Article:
Twice as Tough: Short Ends and Leader Turns Two

From the Coca Cola filmstrip, Black Treasures.(1969) Image (partial) found on

It was a year for directors, decisions, and dilemmas as PopMatters' feisty film blog celebrated its second year of motion picture provocation.

The terrible twos…the sophomore slump…the unnecessary sequel…the evil twin. Let's face it - with the notorious reputation that second helpings have, it's no wonder PopMatters' blog has faced a difficult anniversary. Two years ago (on 31 July 2006, to be exact), we started this daily update on film and the movie business as a means of supplementing our already stellar coverage. It's been a challenge to provide regular updates, to take on topics that appear overnight while maintaining a sense of stability and smarts. In combination with our regular reviews of releases on both the big screen as well as DVD, Short Ends and Leader (SE&L) sees itself as a vital link to the otherwise in-depth and scholarly insights the magazine provides elsewhere.

Still, it was a rough year. We championed Rob Zombie's remake of Halloween and were lashed by more than 75 reader comments. The same thing happened when Speed Racer became an early Summer favorite of ours. Stories on The Dark Knight and the end of Something Weird Video made the wire services, while we continued to champion the outsider auteurship of such avant-garde gems as Giuseppe Andrews, Damon Packard, and Chris Seaver. Indeed, it seemed like the 2007-2008 version of the blog was mostly dedicated to directors. Right before our one year anniversary, the artform lost two influential giants. Both Ingmar Bergman and Michelangelo Antonioni were instrumental in moving foreign film to the vanguard during the '50s and '60s. Yet, as we noted in another internationally syndicated piece, their passing seemed important to few in modern movie fandom.

No, when we celebrated old hands (such as the crazy Ken Russell) or novel newcomers (the arrival of Judd Apatow as comedy's savior), we did so to minimal effect. Sure, there were some who agreed with our look at discredited directors and the films that killed their careers, and when we sang the praises of Guillermo Del Toro, Chris Nolan, and the Coen Brothers, we got more attention than our takes on true geniuses like Alejandro Jodorowsky and Jerry Lewis (stop laughing). Perhaps the biggest lesson we learned came from our in-depth Q&As with two industry eccentrics. In talking with Troma's Lloyd Kaufman (regarding his boycotted classic Poultrygeist) and Saw's Darren Lynn Bousman (for his unreleased gore musical Repo: The Genetic Opera) SE&L discovered that, as a business, film is still guided by laziness, dollars and the non-exact science of 'creativity by committee'.

Just as important as the newfound emphasis on filmmakers was our focus on the trends taking over the Hollywood dynamic. We were one of the first to recognize the emergence of Blu-ray as the definitive (if unnecessary) new format, while arguing that the internet and geek culture were not as influential on movies and marketing as the media likes to think. We pointed out some of the aesthetic flaws in the WGA strike strategy, while addressing the push for a new 'digital revolution' in film. The viral ad campaign also caught our attention, most specifically with the arrival of the J.J. Abrams produced Cloverfield. After the film was released, we then examined the backlash, looking at criticisms of the rather novel thriller as well as wondering what audiences expected.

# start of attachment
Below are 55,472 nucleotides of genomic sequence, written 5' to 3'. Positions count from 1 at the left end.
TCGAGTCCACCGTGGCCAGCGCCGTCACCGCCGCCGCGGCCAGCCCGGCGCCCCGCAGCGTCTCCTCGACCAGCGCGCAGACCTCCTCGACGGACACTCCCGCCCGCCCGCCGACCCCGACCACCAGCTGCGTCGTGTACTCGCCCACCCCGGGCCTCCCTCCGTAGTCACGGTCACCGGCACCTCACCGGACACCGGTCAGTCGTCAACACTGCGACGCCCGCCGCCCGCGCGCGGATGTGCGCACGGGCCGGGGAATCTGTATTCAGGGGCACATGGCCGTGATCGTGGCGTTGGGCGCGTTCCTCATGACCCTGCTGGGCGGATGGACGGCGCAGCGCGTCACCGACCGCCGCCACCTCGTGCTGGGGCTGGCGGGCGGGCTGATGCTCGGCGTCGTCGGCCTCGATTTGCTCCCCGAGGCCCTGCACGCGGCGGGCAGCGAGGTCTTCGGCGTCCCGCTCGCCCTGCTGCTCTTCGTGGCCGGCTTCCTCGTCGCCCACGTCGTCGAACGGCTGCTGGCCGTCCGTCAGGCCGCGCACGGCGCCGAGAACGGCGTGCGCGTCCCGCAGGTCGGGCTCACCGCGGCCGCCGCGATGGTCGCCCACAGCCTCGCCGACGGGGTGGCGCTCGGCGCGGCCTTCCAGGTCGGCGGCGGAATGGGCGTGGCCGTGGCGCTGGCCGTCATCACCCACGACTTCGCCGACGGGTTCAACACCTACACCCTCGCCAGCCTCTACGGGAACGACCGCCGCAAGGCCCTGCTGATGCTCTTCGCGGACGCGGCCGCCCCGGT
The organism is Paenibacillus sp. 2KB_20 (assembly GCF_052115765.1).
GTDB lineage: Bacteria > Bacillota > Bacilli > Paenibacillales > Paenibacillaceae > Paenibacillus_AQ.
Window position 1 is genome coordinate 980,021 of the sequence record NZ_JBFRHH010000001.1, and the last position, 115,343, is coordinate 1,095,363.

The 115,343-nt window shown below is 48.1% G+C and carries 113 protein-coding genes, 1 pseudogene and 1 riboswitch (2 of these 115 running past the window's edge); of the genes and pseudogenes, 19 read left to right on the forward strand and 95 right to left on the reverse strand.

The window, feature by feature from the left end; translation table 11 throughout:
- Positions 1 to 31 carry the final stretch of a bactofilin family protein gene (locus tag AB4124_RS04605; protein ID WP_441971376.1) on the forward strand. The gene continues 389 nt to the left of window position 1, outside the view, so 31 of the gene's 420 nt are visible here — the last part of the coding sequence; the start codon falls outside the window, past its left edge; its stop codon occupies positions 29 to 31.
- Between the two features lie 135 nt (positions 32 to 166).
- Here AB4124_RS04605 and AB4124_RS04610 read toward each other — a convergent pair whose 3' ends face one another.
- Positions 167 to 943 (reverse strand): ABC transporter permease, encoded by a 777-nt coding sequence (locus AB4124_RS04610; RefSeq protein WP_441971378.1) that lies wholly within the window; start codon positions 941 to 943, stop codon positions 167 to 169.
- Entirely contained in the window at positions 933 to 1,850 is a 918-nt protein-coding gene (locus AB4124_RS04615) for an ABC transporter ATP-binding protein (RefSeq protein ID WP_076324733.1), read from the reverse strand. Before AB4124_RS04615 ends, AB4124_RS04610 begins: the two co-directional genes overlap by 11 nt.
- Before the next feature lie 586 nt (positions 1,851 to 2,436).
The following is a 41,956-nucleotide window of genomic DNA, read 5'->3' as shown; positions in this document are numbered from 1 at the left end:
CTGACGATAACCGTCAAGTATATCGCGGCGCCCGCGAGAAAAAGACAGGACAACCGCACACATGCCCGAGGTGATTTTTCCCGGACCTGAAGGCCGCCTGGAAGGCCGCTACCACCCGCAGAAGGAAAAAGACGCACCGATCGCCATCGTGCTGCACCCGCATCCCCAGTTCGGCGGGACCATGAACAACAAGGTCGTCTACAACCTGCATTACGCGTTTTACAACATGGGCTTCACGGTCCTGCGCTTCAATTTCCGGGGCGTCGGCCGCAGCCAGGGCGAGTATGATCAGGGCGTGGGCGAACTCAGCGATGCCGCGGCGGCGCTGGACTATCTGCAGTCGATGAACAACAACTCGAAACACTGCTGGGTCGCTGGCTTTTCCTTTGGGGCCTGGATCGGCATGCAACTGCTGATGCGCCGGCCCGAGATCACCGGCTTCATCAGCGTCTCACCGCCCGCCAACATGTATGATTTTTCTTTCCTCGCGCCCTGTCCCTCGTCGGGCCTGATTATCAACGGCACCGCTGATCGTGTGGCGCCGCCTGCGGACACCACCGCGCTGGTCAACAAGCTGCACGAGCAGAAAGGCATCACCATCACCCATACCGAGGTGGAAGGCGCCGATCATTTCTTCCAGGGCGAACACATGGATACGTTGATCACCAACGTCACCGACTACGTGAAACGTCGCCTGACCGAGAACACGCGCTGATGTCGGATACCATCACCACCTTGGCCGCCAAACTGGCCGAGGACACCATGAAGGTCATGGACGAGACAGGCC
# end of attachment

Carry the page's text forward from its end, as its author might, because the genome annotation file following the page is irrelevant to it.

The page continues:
As usual, we discovered that the medium remains a clever contradiction in terms. Movies still don't like to address religion, at least not in ways that are clever or insightful. Yet faith-based film stands as a showcase for some of the most shocking, disturbing, and violent excesses ever. SE&L also followed the recent trend in onscreen vulgarity. Ten years ago, a certain slang term for women (a four letter epithet beginning with "C") would never have been heard in films. Today, it’s the new F-bomb. Similarly, while we supported splatter and its various celluloid incarnations with a Best-of list, we also pointed out the stagnancy of such strategies within the independent horror domain. From the rise (and regress) of Hannah Montana to the way in which Tinsel Town sells ethnicity to the public, many interesting subjects became fodder for our features.

Indeed, the long form commentary has become a blog trademark. We've dissected everything from the WGA strike's affect on the Golden Globes to the major mistakes Oscar has made during its 75 years of existence. We explained double dipping rip off techniques - otherwise known as the Unrated DVD - and pointed out the 10 biggest lessons learned from Roland Emmerich's prehistoric flop 10,000 BC. We defended Tyler Perry and his output, while questioning why anyone would tolerate Michael Haneke's cinematic slap in the face known as Funny Games. And Rajan Zed can try and take all the credit for outing Mike Myers' lack of talent prior to the release of his horrendous Love Guru, but SE&L was suggesting the former funny man had lost his way a while ago.